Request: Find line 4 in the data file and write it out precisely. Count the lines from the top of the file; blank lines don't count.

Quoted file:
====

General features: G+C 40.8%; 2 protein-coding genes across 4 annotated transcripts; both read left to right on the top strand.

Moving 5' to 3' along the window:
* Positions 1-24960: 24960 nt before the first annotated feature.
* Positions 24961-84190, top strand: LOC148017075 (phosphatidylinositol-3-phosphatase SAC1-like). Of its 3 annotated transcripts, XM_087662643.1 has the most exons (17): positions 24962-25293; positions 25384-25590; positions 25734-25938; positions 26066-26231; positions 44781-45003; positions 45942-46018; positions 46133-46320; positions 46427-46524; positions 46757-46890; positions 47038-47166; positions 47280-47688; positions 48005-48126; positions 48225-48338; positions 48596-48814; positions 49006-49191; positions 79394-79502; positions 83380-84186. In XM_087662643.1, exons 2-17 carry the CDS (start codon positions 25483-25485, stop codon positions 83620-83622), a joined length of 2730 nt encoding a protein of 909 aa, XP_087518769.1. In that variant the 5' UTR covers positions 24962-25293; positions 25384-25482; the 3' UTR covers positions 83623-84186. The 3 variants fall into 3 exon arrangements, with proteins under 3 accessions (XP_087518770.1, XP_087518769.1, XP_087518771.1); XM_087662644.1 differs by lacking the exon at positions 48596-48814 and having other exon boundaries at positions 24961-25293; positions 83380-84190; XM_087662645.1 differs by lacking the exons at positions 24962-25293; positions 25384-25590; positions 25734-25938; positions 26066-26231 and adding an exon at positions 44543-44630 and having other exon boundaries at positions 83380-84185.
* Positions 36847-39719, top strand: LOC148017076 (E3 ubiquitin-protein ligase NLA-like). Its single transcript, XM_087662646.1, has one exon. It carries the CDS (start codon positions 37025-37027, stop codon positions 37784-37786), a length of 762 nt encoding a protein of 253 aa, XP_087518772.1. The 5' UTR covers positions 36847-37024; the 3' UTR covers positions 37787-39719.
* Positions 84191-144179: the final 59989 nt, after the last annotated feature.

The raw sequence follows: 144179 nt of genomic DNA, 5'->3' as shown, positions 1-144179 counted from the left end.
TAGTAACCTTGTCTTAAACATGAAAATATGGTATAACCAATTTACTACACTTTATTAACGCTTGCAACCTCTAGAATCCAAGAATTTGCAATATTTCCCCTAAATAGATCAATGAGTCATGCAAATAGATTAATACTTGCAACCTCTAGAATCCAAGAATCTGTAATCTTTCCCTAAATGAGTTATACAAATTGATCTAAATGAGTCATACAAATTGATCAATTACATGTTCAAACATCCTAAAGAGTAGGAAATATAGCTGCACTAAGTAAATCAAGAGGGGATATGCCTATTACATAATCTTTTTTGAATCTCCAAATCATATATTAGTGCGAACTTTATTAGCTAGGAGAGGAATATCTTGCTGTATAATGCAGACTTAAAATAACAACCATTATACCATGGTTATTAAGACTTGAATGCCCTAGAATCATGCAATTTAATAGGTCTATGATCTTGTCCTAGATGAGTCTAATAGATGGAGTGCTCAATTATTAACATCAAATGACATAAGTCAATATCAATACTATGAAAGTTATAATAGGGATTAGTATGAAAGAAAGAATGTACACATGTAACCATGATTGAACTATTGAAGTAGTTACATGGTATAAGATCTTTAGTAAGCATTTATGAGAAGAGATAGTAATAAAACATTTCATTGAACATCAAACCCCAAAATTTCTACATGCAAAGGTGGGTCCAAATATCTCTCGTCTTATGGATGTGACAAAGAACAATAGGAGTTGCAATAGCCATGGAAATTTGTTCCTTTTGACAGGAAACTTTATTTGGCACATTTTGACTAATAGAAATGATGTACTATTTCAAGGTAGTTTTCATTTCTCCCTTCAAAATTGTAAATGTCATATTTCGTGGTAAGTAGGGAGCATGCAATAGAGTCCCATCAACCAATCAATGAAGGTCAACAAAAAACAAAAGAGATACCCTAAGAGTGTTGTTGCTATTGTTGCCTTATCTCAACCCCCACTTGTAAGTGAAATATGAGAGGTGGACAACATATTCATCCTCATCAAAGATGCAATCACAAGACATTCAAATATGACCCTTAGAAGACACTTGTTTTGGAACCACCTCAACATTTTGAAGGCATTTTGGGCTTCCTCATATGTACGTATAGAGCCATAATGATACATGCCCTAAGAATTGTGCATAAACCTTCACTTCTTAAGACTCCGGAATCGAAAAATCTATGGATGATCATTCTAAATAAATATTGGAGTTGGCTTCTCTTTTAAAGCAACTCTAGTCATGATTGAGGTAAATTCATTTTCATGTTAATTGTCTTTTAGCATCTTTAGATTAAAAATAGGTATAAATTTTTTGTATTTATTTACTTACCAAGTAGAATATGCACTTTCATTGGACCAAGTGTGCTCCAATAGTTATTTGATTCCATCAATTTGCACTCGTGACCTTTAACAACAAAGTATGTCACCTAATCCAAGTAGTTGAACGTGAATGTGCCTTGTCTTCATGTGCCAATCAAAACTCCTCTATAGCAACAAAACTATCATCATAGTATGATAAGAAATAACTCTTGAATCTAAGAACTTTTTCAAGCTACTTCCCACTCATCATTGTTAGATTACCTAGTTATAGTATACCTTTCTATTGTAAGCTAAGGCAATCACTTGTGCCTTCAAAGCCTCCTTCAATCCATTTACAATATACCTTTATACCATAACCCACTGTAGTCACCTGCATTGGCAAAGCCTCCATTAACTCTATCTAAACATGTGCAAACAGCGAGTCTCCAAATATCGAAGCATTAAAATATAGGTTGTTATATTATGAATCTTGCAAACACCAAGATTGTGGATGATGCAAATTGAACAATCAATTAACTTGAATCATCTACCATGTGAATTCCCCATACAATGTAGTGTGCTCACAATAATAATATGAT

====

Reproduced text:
* Positions 24961-84190, top strand: LOC148017075 (phosphatidylinositol-3-phosphatase SAC1-like). Of its 3 annotated transcripts, XM_087662643.1 has the most exons (17): positions 24962-25293; positions 25384-25590; positions 25734-25938; positions 26066-26231; positions 44781-45003; positions 45942-46018; positions 46133-46320; positions 46427-46524; positions 46757-46890; positions 47038-47166; positions 47280-47688; positions 48005-48126; positions 48225-48338; positions 48596-48814; positions 49006-49191; positions 79394-79502; positions 83380-84186. In XM_087662643.1, exons 2-17 carry the CDS (start codon positions 25483-25485, stop codon positions 83620-83622), a joined length of 2730 nt encoding a protein of 909 aa, XP_087518769.1. In that variant the 5' UTR covers positions 24962-25293; positions 25384-25482; the 3' UTR covers positions 83623-84186. The 3 variants fall into 3 exon arrangements, with proteins under 3 accessions (XP_087518770.1, XP_087518769.1, XP_087518771.1); XM_087662644.1 differs by lacking the exon at positions 48596-48814 and having other exon boundaries at positions 24961-25293; positions 83380-84190; XM_087662645.1 differs by lacking the exons at positions 24962-25293; positions 25384-25590; positions 25734-25938; positions 26066-26231 and adding an exon at positions 44543-44630 and having other exon boundaries at positions 83380-84185.